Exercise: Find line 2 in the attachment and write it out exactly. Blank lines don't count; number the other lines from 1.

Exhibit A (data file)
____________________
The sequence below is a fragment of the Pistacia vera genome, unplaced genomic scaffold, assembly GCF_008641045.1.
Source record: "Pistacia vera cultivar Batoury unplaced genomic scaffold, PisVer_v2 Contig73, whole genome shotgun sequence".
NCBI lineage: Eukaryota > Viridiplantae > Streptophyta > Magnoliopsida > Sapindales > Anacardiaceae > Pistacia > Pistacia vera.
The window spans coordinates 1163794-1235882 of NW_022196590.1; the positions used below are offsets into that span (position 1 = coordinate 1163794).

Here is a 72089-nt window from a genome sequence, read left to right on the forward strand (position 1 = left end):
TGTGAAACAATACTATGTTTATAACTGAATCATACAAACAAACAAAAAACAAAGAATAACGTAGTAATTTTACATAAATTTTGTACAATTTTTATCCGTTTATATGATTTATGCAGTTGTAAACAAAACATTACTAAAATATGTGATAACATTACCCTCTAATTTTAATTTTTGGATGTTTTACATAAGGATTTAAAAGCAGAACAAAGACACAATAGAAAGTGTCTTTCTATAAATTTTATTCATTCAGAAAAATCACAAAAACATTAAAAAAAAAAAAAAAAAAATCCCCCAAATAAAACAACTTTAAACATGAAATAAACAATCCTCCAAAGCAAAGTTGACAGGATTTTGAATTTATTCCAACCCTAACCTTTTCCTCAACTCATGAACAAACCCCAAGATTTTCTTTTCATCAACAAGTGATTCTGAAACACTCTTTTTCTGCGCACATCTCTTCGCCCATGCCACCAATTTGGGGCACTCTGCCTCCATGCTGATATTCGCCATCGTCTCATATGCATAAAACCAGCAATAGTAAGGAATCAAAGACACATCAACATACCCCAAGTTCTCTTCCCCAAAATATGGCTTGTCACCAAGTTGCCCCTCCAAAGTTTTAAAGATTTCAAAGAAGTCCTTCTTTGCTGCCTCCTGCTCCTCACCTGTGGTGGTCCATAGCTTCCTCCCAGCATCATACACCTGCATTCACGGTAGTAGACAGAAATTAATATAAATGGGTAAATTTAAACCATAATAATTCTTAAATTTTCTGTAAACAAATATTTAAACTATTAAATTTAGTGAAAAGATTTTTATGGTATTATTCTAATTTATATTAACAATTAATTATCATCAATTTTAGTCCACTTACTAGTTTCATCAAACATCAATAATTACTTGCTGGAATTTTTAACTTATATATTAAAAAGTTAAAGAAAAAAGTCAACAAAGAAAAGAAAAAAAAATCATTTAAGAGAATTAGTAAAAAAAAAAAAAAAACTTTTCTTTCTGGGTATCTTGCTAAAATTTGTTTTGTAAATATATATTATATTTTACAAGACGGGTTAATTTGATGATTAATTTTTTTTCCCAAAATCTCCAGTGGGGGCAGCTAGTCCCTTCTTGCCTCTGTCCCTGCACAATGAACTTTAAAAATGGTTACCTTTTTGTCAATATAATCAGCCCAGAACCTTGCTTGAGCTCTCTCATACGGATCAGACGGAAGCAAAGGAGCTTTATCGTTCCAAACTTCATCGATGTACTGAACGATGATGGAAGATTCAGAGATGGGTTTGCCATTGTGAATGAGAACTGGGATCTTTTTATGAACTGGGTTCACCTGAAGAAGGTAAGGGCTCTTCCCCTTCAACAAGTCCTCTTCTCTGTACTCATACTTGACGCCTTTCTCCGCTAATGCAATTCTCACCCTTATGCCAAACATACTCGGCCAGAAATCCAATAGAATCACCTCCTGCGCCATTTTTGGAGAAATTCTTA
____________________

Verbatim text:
Source record: "Pistacia vera cultivar Batoury unplaced genomic scaffold, PisVer_v2 Contig73, whole genome shotgun sequence".